We have been in Far North Queensland for three weeks and will be here for another seven before leaving for the US and Mexico. Since 2008 we have spent some winter months here and this is the first year we have had rain (apart from the occasional isolated rainy day). The wet season we are told didn’t come when it was meant to (in the summer) and now it seems to have arrived. So it is humid, and as only tropical rain can be, very warmly wet. Still 28 degrees though and even warmer than usual in the sea. In past years we have stayed in our apartment at a small seaside settlement north of Cairns, but for these first three weeks this year we are house-sitting for friends. They have a ‘Queenslander’ in a beautiful, green and tropical suburb of Cairns.
For those of you who do not have an immediate vision of the romantic Queenslander, here is a description:
1.Timber construction with corrugated-iron roof;
2.Highset on timber stumps;
3.Single-skin cladding for partitions and sometimes external walls;
4.Verandahs front and/or back, and sometimes the sides;
5.Decorative features to screen the sun or ventilate the interior;
6. Windows permanently open (and screened) to let the air flow through;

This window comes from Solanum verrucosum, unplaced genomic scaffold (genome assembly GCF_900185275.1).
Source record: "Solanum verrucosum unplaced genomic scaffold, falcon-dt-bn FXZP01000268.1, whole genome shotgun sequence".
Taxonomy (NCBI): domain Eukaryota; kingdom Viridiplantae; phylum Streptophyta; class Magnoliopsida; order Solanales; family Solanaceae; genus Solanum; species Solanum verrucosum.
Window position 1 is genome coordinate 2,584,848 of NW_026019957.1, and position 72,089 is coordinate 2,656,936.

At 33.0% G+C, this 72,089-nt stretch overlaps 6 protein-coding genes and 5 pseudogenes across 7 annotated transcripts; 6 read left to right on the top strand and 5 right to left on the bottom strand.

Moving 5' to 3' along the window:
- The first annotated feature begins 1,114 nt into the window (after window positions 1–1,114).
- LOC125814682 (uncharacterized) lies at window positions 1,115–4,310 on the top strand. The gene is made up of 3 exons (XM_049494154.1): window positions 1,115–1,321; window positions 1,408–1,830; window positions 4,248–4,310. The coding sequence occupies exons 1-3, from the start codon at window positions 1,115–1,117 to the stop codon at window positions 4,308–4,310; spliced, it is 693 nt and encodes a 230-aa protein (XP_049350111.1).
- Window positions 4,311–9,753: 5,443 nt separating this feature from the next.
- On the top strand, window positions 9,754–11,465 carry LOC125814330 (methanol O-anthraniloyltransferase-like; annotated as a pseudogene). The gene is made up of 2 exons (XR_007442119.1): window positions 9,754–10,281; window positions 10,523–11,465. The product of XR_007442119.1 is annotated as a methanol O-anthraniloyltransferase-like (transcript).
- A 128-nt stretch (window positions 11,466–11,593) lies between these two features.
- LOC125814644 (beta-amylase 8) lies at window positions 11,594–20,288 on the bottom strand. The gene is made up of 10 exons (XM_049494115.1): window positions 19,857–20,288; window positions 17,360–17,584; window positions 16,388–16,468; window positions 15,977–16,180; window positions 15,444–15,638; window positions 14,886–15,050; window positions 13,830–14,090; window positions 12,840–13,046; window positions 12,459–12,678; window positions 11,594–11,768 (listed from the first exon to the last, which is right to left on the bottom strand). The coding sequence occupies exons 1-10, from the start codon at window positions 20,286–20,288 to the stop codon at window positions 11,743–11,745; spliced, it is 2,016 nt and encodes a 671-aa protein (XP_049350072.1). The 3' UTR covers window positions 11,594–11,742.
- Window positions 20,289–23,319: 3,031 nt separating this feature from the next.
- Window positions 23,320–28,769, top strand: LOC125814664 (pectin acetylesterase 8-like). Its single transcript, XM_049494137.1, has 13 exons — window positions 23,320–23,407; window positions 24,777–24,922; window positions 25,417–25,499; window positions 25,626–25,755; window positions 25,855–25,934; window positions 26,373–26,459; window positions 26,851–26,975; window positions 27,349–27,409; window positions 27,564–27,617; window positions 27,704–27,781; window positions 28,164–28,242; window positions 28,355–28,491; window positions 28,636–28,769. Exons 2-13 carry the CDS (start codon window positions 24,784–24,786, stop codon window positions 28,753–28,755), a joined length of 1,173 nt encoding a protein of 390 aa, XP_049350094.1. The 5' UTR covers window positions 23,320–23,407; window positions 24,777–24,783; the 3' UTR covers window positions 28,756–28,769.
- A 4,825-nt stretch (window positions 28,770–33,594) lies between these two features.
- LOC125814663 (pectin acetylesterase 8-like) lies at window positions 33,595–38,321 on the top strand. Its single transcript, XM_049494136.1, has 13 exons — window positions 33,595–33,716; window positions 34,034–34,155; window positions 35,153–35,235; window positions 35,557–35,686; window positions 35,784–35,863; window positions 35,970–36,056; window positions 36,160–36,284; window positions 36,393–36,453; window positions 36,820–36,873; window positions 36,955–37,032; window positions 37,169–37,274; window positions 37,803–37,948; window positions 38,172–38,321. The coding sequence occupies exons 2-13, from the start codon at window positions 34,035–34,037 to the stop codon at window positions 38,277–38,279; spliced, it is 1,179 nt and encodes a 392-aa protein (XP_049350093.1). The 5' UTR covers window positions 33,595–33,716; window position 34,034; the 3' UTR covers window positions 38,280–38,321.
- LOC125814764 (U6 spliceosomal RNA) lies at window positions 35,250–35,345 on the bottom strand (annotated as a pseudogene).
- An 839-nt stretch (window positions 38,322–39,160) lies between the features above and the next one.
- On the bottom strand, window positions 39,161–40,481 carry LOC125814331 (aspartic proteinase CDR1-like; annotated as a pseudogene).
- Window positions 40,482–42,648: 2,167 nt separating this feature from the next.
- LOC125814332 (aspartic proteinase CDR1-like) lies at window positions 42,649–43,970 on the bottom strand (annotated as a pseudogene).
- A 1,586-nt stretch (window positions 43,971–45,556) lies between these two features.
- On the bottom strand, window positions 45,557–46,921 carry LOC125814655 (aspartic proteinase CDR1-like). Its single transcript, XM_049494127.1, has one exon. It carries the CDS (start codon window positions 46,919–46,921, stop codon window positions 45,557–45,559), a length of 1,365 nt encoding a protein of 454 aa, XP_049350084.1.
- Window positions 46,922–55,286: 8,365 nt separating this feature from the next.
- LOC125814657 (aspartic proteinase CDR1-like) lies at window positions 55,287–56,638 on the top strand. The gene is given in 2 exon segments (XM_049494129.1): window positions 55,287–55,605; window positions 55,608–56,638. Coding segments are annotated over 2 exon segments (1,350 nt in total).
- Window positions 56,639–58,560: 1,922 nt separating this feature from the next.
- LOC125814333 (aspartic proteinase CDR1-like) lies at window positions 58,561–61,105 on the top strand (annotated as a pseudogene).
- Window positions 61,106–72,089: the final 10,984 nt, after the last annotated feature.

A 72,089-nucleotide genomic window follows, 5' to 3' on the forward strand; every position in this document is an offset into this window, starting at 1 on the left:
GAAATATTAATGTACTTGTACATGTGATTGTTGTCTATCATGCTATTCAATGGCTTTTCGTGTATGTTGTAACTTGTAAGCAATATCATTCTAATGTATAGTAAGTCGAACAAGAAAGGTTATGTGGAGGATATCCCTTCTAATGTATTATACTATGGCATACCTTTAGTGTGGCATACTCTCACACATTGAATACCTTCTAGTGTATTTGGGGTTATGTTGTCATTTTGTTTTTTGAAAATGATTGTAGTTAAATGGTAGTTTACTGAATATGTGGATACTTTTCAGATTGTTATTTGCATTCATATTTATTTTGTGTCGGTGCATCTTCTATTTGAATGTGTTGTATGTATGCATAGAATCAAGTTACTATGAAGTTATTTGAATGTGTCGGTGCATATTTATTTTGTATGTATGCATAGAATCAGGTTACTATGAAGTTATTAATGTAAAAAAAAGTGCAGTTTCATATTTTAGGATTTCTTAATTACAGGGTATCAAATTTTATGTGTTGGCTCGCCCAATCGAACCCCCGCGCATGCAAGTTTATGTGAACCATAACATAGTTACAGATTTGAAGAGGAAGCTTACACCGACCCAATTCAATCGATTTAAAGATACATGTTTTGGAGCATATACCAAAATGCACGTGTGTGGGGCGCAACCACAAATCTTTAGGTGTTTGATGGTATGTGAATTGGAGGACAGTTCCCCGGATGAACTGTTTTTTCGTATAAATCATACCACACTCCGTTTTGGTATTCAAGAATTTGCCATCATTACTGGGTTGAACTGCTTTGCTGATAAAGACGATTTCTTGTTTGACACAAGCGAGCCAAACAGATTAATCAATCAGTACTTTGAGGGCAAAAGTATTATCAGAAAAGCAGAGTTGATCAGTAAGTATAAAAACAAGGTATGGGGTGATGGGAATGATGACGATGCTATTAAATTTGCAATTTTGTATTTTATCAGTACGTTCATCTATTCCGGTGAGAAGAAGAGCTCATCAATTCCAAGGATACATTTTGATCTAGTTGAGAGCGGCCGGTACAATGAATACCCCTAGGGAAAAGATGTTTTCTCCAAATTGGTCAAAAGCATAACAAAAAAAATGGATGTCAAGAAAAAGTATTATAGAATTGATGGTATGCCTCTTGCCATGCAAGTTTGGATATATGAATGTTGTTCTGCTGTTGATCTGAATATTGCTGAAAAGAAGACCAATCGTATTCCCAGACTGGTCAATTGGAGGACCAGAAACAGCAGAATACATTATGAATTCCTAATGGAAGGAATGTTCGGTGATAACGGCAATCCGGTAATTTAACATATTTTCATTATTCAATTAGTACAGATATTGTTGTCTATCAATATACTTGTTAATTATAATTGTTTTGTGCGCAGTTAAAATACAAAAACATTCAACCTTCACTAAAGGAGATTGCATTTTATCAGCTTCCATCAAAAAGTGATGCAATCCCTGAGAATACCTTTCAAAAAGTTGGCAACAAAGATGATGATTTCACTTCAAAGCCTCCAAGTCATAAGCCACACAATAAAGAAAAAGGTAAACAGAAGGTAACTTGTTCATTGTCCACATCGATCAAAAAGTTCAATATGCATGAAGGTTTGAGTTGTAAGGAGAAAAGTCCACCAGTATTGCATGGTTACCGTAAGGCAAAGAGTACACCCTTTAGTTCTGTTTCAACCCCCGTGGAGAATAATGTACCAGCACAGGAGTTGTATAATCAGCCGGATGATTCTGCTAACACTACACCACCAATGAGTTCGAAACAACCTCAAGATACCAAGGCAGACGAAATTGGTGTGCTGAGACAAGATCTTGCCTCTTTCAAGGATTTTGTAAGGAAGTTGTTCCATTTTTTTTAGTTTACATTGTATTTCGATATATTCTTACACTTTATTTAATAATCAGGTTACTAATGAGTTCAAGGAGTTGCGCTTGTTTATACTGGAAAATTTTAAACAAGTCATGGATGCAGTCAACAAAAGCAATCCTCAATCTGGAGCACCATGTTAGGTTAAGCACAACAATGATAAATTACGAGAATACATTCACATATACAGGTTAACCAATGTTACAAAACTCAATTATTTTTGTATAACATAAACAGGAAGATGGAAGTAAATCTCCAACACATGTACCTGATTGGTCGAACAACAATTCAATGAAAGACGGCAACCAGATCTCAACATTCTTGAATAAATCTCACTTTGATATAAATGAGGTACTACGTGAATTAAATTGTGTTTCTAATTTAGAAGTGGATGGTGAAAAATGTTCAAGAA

7.A garden setting with a picket fence, palm trees, tropical fruit trees.
Because we are closer to a city, we get to go to a few shows without having to drive far. We were even seduced by the friendly Kiwi in the Cairns ticket office into purchasing tickets for more shows in July and August that we will need to drive to from Trinity Beach (only 30 minutes!), including ‘Shadows of the Past’. This is an event? show? put on by the Cairns & District Family History Society in the Pioneer Cemetery, where we sit on the grass around ye old tombstones and learn about the lives of the bones that now lie below. I hope for ghosts although I have just noticed on the ticket that ‘Cairns Brass’ is featured. How trumpets will blend with ghosts is intriguing. Or perhaps Cairn’s Brass refers to the important people of Cairns? That would make more sense as the ghosts are likely their ancestors. I asked the friendly Kiwi if it would be cancelled if it was raining heavily (as it was that day, and is today) and she looked at me with a distinctly puzzled expression on her face and said, “This is Cairns. Take an umbrella.” She has lived in Cairns twenty years…